VIC LEIPZIG and LOU MURRAY are Huntington Beach residents and environmentalists. They can be reached at

Green groups back Schipske for panel

Environmentalists are lining up behind 5th District Councilwoman Gerrie Schipske, the outspoken advocate of environmental causes.

They want her to be a new member of the state Coastal Commission and they are showering her with plenty of praise.

Consider, for example, a recent endorsement letter from Los Cerritos Wetlands Land Trust’s leadership to the state Senate Rules Committee, which is scheduled to make an appointment to the Coastal Commission.

"Ms. Schipske is a vocal advocate for wetlands protection and restoration but questions the fact that a recent business deal to acquire wetlands in exchange for city-owned property appears to have been made at the expense of Long Beach taxpayers," the letter declares, in reference to a land-swap deal Schipske opposes.

"Ms. Schipske has a proven record in Long Beach for brave and fair decisions on environmental issues," the letter adds, "and we believe that she would be a strong leader on the Coastal Commission."

Schipske’s environmental credentials, according to supporters, are based, in part, on her City Council positions: She voted against a Home Depot design center proposal near Los Cerritos wetlands, in a proposal legally challenged by environmentalists who eventually halted the project with a lawsuit; and she voted against a controversial land-swap deal that wetlands owner Tom Dean wants – a deal that faces considerable challenges from environmentalists.

Schipske and 2nd District Councilwoman Suja Lowenthal were put on a short list of nominees by Los Angeles County Supervisor Don Knabe.

This week, after a session of interviews with the nominees, an ad hoc statewide environmental committee recommended Schipske and two others on the Knabe list – Santa Monica Mayor Pro Tem Pam O’Connor and Santa Monica Councilman Richard Bloom – to the Senate Rules Committee, according to Long Beach attorney Melvin Nutter, moderator for the ad-hoc committee.

Lowenthal could not be reached for comment.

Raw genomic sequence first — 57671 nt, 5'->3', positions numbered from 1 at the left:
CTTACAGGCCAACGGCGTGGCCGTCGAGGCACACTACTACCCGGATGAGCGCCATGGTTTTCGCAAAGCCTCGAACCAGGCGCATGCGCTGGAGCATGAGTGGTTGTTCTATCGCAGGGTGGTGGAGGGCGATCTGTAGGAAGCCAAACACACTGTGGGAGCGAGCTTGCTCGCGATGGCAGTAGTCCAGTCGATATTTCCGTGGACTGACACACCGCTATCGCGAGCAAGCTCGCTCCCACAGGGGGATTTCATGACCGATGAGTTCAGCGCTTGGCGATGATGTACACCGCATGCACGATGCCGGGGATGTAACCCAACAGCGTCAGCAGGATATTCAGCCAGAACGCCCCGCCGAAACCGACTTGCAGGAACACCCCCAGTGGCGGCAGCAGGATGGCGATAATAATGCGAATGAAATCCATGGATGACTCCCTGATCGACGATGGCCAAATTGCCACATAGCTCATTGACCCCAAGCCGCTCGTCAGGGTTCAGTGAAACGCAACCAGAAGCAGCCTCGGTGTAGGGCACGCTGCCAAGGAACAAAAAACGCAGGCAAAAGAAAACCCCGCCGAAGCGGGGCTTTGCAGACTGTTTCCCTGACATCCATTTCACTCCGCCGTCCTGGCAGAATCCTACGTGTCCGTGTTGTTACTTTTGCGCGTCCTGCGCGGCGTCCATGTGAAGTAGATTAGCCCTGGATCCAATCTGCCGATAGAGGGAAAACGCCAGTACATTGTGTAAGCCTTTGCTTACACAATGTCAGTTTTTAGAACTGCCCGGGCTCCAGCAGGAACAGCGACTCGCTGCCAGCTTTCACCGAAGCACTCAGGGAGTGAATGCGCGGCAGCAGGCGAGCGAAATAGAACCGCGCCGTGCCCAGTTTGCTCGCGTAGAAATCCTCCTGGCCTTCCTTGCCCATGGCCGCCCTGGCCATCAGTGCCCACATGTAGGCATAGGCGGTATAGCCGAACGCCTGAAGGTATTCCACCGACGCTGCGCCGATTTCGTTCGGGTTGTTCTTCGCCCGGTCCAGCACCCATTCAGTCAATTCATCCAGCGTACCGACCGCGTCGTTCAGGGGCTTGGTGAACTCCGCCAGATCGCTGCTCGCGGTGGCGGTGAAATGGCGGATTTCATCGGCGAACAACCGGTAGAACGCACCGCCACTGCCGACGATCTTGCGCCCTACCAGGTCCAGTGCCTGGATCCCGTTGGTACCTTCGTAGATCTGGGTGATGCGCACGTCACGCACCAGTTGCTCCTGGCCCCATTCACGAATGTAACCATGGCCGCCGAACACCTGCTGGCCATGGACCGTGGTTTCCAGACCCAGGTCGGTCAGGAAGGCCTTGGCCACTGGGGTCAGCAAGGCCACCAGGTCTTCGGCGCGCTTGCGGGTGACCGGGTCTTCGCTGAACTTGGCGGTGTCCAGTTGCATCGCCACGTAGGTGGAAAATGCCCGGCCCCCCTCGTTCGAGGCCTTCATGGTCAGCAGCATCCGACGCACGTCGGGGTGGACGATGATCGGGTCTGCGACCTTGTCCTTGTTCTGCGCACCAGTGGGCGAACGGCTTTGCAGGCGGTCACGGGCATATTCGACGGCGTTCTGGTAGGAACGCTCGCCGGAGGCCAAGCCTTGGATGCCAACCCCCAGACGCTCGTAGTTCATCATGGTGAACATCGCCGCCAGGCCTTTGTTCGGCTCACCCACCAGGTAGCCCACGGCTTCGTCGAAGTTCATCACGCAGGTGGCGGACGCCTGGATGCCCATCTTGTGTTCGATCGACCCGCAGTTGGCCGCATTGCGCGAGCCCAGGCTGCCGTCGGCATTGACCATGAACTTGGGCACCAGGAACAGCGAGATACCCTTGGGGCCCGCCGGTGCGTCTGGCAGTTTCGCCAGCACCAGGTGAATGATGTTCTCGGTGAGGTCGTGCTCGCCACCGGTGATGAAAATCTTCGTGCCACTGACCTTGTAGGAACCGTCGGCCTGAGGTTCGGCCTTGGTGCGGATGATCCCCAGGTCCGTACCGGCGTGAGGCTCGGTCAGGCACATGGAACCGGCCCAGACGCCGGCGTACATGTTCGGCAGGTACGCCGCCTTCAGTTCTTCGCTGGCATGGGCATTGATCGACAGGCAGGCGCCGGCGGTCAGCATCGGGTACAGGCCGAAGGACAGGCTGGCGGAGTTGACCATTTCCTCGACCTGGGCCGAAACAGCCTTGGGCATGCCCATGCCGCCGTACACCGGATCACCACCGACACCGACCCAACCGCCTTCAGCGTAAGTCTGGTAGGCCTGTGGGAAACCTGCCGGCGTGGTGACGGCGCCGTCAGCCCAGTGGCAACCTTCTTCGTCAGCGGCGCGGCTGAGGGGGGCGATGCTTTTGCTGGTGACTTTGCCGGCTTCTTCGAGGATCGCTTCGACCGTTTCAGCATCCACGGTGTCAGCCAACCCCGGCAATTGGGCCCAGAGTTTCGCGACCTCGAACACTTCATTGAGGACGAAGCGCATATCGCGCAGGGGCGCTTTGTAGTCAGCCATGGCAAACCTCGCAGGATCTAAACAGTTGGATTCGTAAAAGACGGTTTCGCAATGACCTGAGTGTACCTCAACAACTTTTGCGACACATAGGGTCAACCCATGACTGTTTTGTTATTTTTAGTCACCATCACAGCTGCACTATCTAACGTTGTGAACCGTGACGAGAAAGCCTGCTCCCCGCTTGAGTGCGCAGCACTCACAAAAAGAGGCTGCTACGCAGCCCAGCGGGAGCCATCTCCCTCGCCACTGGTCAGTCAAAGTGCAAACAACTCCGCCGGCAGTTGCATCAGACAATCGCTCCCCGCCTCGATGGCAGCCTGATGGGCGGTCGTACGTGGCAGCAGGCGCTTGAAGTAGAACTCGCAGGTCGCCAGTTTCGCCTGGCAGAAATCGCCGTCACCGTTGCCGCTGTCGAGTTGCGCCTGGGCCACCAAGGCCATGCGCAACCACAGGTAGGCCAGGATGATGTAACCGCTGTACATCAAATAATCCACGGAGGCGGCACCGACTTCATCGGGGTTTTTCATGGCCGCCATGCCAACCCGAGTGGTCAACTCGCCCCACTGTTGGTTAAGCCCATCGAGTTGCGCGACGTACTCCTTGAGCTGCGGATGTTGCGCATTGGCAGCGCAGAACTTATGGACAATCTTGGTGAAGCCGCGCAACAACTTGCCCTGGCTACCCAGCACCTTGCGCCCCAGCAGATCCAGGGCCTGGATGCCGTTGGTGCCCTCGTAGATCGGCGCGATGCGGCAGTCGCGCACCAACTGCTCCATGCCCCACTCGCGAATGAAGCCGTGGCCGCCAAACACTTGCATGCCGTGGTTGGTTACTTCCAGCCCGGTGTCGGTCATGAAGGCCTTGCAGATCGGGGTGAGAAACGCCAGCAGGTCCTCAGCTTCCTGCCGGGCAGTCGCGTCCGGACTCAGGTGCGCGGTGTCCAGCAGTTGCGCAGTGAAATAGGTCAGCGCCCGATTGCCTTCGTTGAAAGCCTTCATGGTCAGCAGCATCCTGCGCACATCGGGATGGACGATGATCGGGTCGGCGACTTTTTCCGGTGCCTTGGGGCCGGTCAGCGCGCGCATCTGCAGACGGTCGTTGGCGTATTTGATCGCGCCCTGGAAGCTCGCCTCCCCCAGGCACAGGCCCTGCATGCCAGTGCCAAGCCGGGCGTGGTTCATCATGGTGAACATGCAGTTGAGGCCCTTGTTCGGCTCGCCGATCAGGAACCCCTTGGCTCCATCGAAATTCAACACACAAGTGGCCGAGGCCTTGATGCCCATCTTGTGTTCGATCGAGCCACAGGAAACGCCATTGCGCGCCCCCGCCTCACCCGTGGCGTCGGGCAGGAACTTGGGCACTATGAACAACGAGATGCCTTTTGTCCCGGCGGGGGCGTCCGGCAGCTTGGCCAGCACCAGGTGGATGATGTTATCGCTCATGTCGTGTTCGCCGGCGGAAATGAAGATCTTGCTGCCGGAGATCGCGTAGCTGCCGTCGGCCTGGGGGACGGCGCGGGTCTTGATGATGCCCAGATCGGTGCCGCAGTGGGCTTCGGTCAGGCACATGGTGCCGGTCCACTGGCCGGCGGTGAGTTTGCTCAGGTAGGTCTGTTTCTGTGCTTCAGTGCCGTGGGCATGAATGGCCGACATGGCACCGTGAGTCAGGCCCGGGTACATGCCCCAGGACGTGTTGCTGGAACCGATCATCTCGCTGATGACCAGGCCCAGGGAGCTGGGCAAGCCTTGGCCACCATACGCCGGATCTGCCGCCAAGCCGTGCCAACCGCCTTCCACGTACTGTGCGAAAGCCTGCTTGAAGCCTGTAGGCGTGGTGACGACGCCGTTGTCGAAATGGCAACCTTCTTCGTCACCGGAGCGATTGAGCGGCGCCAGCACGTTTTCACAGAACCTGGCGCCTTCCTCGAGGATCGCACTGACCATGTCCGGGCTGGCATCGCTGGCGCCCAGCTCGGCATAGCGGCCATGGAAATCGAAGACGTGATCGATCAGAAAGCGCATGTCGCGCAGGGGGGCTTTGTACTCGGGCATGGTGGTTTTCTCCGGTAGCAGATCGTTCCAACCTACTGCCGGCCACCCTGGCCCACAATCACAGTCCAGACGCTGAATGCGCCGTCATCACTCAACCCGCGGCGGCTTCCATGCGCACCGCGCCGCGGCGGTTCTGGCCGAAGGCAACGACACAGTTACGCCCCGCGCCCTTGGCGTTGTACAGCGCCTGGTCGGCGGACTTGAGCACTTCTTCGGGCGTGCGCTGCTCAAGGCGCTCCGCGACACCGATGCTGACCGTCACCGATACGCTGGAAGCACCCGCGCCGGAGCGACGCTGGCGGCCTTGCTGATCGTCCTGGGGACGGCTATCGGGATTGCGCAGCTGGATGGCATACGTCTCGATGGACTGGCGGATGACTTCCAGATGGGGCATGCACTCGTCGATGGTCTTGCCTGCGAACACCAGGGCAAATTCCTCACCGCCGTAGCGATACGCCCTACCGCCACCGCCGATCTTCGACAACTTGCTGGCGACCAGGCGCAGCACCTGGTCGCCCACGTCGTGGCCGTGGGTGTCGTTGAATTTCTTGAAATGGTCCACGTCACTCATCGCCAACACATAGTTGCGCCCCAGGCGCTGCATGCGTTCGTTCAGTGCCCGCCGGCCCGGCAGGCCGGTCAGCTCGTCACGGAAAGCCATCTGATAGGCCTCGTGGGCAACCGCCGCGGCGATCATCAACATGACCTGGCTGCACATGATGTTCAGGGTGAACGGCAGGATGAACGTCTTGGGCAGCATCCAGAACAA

Knabe’s nomination list also included Rancho Palos Verdes Councilman Doug Stern, Rolling Hills Estates Mayor Judy Mitchell, Manhattan Beach Councilman Richard Montgomery and Malibu City Councilman John Sibert.

Orange County – also part of the state Coastal Commission’s South Coast Regional District – nominated John M.W. Moorlach and Bill Campbell, of the second and third districts, respectively. Two mayors in Orange County are also contenders – Huntington Beach Mayor Keith Bohr and Laguna Beach Mayor Kelly Boyd.

Among the ad-hoc committee environmental organizations were Bolsa Chica Land Trust, Buena Vista Audubon, California Coastal Protection Network, California Coastkeeper Alliance, Coalition for a Safe Environment, California State Parks Foundation, Coastwalk California, Earth Alert, Endangered Habitats League, Environment Now, Environmental Center of San Luis Obispo County, Greenspace, League for Coastal Protection, Los Angeles Audubon, Malibu Coalition for Slow Growth, Monterey Coast Keeper, Natural Resources Defense Council, North Coast Rivers Alliance, Pacific Shorebird Alliance, Residents for Responsible Desalination, Southern California Watershed Alliance, Surfrider Foundation and Urban Wildlands Group, according to committee coordinator Jerry Meral.

"I’m really honored that they did that," Schipske said of the support from the environmentalists.

The contender added that Long Beach could benefit from an environmentalist sitting on the Coastal Commission board.

"It’s in a strategic location, and I would hope that it’s something taken into consideration," she said., 562-499-1274